I remember when my son was a baby, his favorite toys were those with buttons to push; he would push the button, and the toy would do something or say something. He loved it that he could cause something to happen, something exciting!
Now I see a whole culture of children and adults constantly pushing buttons and touch screen “buttons”:
- On phones
- On tablets
- On computers
- On video games
- On appliances
- And even on such things as lawn mowers.
Yes, it is so much more “cool” to start a lawn mower with the push of a button instead of having to yank that string over and over.
More power with less effort.
But how often do we consider the fact that it is not really we ourselves who are exerting the power to make these things happen? If there is no battery, or the item is not plugged in, or the mower is out of fuel, nothing will happen when we push the buttons.
And in some cases where cords and wires are involved, if the wire is broken, the power cannot reach the machine, and, for that reason, the machine will not work.
The feeling of power we get from pushing buttons can actually be deceptive. We can become convinced that we are the masters when we are really just tapping into a much greater source of power.
I think we often approach prayer in much the same way. We want to push God’s buttons. We offer up a prayer and expect instant action or an immediate message from Him.
When He doesn’t answer the way we want Him to, or as fast as we want Him to, we have the audacity to be upset with Him. It’s as if we subconsciously consider ourselves to be the masters and Him to be our servant.
We may not want to admit it, not even to God or to ourselves, but we think too highly of ourselves. Which, of course, is foolishness and disobedience to God’s command, no matter how unconscious we are of our haughty attitude.
Romans 12:3 says, “For by the grace given me I say to every one of you: Do not think of yourself more highly than you ought, but rather think of yourself with sober judgment, in accordance with the faith God has distributed to each of you.” NIV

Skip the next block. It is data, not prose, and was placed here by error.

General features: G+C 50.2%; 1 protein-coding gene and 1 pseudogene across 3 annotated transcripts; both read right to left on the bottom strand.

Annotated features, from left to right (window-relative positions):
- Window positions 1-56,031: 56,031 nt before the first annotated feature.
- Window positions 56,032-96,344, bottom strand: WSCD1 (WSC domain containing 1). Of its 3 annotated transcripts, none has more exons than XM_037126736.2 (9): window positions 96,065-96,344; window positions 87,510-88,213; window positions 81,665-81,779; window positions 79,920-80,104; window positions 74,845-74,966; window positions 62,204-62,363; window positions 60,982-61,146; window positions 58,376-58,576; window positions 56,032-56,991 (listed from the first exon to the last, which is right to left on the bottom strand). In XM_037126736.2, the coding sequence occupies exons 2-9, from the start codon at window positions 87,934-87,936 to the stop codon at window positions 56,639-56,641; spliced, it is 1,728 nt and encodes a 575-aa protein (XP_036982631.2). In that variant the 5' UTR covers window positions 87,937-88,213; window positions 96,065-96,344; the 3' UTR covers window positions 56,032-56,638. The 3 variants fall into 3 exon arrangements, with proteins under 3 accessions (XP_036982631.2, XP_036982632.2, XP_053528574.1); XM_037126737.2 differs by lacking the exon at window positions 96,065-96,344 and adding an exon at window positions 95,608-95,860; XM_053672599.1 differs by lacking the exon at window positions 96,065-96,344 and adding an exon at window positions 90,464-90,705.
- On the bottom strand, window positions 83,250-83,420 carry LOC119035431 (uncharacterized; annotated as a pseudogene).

And Proverbs 9:10 says, “The fear of the Lord is the beginning of wisdom,
And the knowledge of the Holy One is understanding.” NASB
God is not some push-button machine.
He is the Power Source itself!
And we have to be connected to Him.
On His terms.
With repentant and humble hearts and with respect and gratefulness for Who He is, not just for what He can do for us.
Prayer is not about getting the greatest power with the least possible effort.
Prayer is about relationship with God, and relationships take time, effort, and communication to create a close bond.
Just like the machines that cannot work apart from the power source, apart from Him we can do nothing. We must make the daily effort to draw close to God. We must keep sins confessed and repented of to keep from breaking the connection. (Psalm 66:18)
God does not want us to try to be as independent of Him as possible and to run to Him for help only when we get stuck. He wants us to abide in Him. Always. (John 15:4,5)
God does answer prayer, and it is exciting to see Him do so! But the most important and exciting thing we can experience is to get to know the loving God of the universe personally, not so we can use Him to our own ends, but so that we might have a close relationship with Him and dwell in His Presence every moment of every day.
“He who dwells in the shelter of the Most High will abide in the shadow of the Almighty. I will say to the LORD, ‘My refuge and my fortress, my God, in whom I trust!'” Psalm 91:1,2 NASB
“The eternal God is a dwelling place, and underneath are the everlasting arms.” Deuteronomy 33:27 NASB
What better place is there to dwell than close to the loving heart of God with His everlasting arms around us!
Will you begin the adventure, perhaps anew, of discovering the wonder of God as He relates to you and those whose lives you touch as we enter this new year?
This year’s twin words: dwell/abide
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